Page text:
Carnival CEO Maintains Low Profile While the News Gets Worse

With 15 people now confirmed dead (the body of a woman was found Sunday, Jan. 22) and another 17 still missing, news continues to flow from the Costa Concordia tragedy that will challenge parent company Carnival Corp.'s PR efforts. One piece of news is that there were unregistered passengers onboard, an allegation that subsidiary Costa Cruises denies. The other news is of Costa Cruises' own making—an offer of 30% off future cruises to survivors, termed by one passenger as "insulting."

Then there's the case of Carnival Corp. CEO Micky Arison, and how he's handling the crisis. Today's Wall Street Journal follows Arison's crisis tracks since the ship partially sank on Jan. 13. The article says that Arison's management style is to let his business units' leadership do the crisis response heavy lifting. Arison's public responses have been limited to some Twitter posts and via statements in press releases expressing condolences. Some have questioned this stay-in-the-background strategy, given the scope of the accident.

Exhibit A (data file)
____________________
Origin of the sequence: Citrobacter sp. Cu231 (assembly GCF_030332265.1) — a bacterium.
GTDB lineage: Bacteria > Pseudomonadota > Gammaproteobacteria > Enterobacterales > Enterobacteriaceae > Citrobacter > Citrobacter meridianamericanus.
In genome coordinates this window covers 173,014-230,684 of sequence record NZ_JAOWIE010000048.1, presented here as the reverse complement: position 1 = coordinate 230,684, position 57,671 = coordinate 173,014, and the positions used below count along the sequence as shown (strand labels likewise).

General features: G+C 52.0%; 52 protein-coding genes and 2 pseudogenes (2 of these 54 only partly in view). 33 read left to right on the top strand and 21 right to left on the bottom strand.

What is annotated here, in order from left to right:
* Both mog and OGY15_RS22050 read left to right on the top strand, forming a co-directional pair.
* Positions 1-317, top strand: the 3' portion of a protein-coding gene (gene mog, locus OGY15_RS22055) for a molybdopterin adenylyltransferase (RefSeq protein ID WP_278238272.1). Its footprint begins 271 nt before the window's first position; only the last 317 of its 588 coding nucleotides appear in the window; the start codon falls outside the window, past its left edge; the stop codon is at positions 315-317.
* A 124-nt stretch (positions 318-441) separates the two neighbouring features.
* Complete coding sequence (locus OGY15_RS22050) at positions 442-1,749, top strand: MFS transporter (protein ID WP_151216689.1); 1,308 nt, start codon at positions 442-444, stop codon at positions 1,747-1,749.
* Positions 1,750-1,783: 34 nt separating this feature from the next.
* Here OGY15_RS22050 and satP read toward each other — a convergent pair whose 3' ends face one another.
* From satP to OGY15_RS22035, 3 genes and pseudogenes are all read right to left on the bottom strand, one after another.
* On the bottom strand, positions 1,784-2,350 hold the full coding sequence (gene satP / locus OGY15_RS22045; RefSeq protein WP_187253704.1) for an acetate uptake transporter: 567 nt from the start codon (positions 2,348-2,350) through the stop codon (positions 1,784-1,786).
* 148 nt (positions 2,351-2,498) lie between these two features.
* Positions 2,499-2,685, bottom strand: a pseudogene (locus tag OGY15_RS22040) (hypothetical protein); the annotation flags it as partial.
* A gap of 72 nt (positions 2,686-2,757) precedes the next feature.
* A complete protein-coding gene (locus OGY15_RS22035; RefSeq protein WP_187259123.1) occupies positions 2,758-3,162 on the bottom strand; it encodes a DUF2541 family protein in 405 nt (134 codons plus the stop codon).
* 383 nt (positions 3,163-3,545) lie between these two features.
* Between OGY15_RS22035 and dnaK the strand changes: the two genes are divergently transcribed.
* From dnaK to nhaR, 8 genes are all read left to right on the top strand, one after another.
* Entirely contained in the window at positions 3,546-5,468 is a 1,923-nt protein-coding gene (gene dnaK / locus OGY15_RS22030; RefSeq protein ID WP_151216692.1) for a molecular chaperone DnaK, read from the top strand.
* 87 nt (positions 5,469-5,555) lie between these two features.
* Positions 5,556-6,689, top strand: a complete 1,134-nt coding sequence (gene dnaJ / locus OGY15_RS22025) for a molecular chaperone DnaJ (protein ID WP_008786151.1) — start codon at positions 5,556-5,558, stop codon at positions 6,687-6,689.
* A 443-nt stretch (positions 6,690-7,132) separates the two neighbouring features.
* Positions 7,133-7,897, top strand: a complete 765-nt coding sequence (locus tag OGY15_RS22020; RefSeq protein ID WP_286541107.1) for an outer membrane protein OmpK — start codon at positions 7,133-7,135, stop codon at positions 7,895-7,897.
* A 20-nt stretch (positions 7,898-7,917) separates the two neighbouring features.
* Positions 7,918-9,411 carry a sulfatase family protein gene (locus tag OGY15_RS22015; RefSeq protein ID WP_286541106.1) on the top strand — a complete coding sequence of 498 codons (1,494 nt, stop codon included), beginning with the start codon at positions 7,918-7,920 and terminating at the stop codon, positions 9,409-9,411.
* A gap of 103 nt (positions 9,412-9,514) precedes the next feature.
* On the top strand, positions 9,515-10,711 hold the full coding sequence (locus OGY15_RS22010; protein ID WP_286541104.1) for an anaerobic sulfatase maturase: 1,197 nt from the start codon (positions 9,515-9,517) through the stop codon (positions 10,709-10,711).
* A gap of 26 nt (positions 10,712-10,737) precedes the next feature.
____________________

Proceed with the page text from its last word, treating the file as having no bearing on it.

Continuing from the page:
In a Jan. 23 PR News article that dissects the communications around the incident, Larry Berg, VP & GM of media and marketing company Valassis, says that generally speaking, the CEO should be front and center in a crisis. "The CEO should be a company's representative to the community, acknowledging the key issues, apologizing to the affected families, telling what is known about the crisis so far and giving a commitment to not letting such an incident happen in the future," says Berg.

Arison and his advisers have chosen to let Costa Cruises CEO Pier Luigi Foschi be that representative. We do, however, question why Arison hasn't visited the scene of the accident to speak to the families of the dead and missing. A visit from the CEO would be about more than positive PR—it would be a symbol of the humanity of the company.

Follow Scott Van Camp: @svancamp01